It is clear that not accounting for presence dependence can give outcome probabilities that are wildly incorrect. This means that an adjustment of presence within a record would need to be made. When multiple fields are dependent, such an adjustment must be algorithmically generalized across all the fields involved. It is also possible that fields in multiple records being comparied exhibit field presence dependence. Similarly when multiple fields are being compared, this adjustment, too, may be algorithmically generalized.

  1. Assumption of independence
  2. Adjusting presence within a record
  3. Generalizing the adjustment algorithm within a record
  4. Field presence dependence between two records
  5. Generalizing the adjustment algorithm between records

Accounting for value dependence.   The value in a particular field may not be free to vary and instead may depend on the value in some other field. One of the ways that such dependence makes itself most apparent is when a weighting field shows only agreement. For example, suppose the investigator chooses to block on the Principal’s Given Name Code. The code is derived from the actual spelling of the name. The custom in many countries is to choose a name for an individual according to the sex of the child. For example, “Ann” is a given name for girls and “William” is a given name for boys. Now what happens if we weight on the Principal’s Sex? Every record in the block already has the same name code. Since the name was chosen according to the sex of the individual, then weighting on Principal’s Sex simply adds a particular additional weight to every record in the block. However, if the same code were given to “Harry” and “Harriet,” for example, then weighting on Principal’s Sex could be helpful.

As with presence dependence, it is equally clear that not accounting for it can give outcome probabilities that are wildly incorrect. Sometimes there are rather specific conditions that signal such a dependence. This means that an adjustment to the outcome probabilities needs to be made. Sometimes the dependence involves non-uniform partitioning of the entity by its values. It is also possible that field values may be standardized in a non-uniform way. One kind of value dependence may be termed constructive in its nature.

As with presence dependence, the probabilities by which the outcomes are estimated may be adjusted. This involves an algorithm for adjusting coincidence and one for adjusting reliability. These algorithms may also be generalized.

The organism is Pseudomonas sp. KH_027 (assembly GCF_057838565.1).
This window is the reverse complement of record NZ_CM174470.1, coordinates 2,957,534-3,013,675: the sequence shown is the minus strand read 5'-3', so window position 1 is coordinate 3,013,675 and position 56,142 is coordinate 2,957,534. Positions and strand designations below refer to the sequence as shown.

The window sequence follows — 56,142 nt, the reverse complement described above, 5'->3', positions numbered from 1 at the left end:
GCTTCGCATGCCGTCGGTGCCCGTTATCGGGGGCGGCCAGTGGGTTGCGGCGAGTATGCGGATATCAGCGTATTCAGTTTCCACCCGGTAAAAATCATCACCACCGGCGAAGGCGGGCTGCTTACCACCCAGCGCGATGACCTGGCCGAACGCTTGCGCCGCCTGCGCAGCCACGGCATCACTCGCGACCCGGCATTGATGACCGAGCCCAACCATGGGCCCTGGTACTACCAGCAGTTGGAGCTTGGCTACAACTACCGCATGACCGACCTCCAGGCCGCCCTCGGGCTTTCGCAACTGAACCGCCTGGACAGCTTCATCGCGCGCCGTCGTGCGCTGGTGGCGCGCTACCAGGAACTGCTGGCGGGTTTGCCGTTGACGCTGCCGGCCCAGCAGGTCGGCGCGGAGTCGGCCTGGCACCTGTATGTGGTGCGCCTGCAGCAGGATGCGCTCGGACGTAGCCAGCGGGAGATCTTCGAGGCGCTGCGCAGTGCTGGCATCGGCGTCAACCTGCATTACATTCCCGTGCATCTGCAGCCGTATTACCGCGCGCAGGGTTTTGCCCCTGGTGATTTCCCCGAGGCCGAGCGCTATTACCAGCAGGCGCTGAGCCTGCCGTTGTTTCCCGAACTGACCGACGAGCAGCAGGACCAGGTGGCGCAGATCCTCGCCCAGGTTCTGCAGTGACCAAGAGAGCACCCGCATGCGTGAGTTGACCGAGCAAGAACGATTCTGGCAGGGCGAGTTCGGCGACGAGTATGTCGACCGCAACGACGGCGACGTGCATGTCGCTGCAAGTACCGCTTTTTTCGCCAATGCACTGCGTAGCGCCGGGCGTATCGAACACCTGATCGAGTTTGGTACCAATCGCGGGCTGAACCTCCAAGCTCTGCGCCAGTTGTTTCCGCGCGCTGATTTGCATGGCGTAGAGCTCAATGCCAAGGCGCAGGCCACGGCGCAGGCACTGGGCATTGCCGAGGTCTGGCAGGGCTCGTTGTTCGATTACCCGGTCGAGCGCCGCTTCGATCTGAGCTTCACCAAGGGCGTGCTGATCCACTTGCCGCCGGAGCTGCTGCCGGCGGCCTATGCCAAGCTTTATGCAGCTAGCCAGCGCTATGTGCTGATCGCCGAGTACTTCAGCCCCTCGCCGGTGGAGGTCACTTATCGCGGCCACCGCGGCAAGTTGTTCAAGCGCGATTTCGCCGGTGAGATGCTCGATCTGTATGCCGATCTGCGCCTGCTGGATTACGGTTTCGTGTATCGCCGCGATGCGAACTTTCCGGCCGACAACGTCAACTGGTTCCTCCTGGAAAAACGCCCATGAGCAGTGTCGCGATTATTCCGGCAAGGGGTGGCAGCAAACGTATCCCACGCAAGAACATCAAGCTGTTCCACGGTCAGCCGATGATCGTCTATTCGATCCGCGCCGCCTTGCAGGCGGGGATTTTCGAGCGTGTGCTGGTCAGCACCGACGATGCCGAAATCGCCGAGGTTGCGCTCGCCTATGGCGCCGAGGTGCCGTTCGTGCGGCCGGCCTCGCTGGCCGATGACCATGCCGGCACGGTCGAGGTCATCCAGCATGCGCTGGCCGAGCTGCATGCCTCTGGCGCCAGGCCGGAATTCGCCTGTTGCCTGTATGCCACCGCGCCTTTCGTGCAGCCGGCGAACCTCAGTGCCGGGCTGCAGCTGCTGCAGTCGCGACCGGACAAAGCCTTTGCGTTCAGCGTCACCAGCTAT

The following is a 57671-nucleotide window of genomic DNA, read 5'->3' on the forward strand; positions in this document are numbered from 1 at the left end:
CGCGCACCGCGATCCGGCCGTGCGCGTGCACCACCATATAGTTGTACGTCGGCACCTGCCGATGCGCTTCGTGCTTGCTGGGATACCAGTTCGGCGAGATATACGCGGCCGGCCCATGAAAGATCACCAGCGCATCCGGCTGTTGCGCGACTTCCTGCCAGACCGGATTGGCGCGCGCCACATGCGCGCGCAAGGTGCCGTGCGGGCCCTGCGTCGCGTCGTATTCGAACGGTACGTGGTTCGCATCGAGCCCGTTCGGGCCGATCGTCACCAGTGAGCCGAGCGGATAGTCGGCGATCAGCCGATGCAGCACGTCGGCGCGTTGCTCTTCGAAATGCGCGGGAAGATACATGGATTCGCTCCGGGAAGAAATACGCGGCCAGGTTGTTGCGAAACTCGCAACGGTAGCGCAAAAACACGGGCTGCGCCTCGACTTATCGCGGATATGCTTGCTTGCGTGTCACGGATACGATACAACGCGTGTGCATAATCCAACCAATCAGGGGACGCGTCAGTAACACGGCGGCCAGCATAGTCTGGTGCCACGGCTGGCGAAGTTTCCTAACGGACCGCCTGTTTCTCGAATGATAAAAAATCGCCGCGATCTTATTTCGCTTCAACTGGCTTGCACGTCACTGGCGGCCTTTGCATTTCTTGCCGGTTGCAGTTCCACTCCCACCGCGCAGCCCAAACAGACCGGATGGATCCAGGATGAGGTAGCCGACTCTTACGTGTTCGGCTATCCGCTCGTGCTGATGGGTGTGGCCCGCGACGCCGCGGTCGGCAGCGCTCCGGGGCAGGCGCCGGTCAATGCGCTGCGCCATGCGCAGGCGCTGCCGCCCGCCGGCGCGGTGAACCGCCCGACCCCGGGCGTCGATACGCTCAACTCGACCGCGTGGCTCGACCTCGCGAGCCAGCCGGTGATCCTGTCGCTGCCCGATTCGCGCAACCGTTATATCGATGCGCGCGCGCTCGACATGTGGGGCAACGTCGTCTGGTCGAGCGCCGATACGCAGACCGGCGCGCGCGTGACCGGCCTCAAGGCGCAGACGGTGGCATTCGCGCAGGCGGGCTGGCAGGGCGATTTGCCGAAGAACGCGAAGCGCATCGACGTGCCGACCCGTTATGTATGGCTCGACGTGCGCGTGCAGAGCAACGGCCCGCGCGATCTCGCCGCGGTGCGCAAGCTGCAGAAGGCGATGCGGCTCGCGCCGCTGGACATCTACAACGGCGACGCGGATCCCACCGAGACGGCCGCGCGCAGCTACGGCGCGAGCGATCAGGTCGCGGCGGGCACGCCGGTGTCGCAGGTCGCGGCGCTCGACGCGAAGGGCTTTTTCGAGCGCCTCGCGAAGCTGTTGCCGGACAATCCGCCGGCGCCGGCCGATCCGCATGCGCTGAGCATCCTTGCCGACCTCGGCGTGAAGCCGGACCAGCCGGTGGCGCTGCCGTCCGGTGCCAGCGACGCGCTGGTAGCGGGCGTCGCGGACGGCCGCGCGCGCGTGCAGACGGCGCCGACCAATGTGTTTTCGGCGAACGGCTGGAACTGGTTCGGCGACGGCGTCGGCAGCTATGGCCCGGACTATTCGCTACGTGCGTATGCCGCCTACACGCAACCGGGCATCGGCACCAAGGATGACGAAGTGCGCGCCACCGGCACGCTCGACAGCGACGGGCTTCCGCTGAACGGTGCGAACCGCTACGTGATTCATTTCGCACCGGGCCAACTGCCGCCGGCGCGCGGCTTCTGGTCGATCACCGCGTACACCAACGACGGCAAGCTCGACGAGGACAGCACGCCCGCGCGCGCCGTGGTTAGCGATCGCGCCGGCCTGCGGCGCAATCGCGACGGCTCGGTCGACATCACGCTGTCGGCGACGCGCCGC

There are several varieties of value dependence that are easily exemplified. One is of a relatively innocuous variety, another is significantly more important, and a third should not be ignored.

  1. The independence assumption
  2. Conditional agreement
  3. Correcting for field value dependence
  4. Non-uniform partitioning
  5. Non-uniform standardization to multiple fields
  6. Constructive value dependence
  7. Adjusting coincidence for value dependence
  8. Adjusting reliability for value dependence
  9. Generalizing the adjustment algorithm
  10. A relatively innocuous variety of value dependence
  11. A more important variety of value dependence
  12. Other important instances of value dependence

Value specificity & co-dependence.   There is little if any dependence on another field’s values for the values in a given name field. In some cultures there is a preponderant tendency for the oldest son to have the same name as the father’s father. Yet both names do not usually appear in one record so as to be applied as individual identifiers. However, the chances that there will be agreement in unmatched comparisons depends greatly on what the value of the name is. A common name will have a higher coincidence value than a rare name, i.e., agreement in a common name is not as coincidental as in a rare name.

  1. Using generic agreement/disagreement weights
  2. Sensitivity of agreement/disagreement weights
  3. Effects of grouping assumption
  4. Measuring value specificity
  5. Using a statistical distribution
  6. Fitting to the decay curve as a model
  7. Partitioning relative frequencies into categories
  8. Co-dependence in personal names of relatives
  9. Use of a family identifier
  10. Compound surname by marriage
  11. Latin surname compounding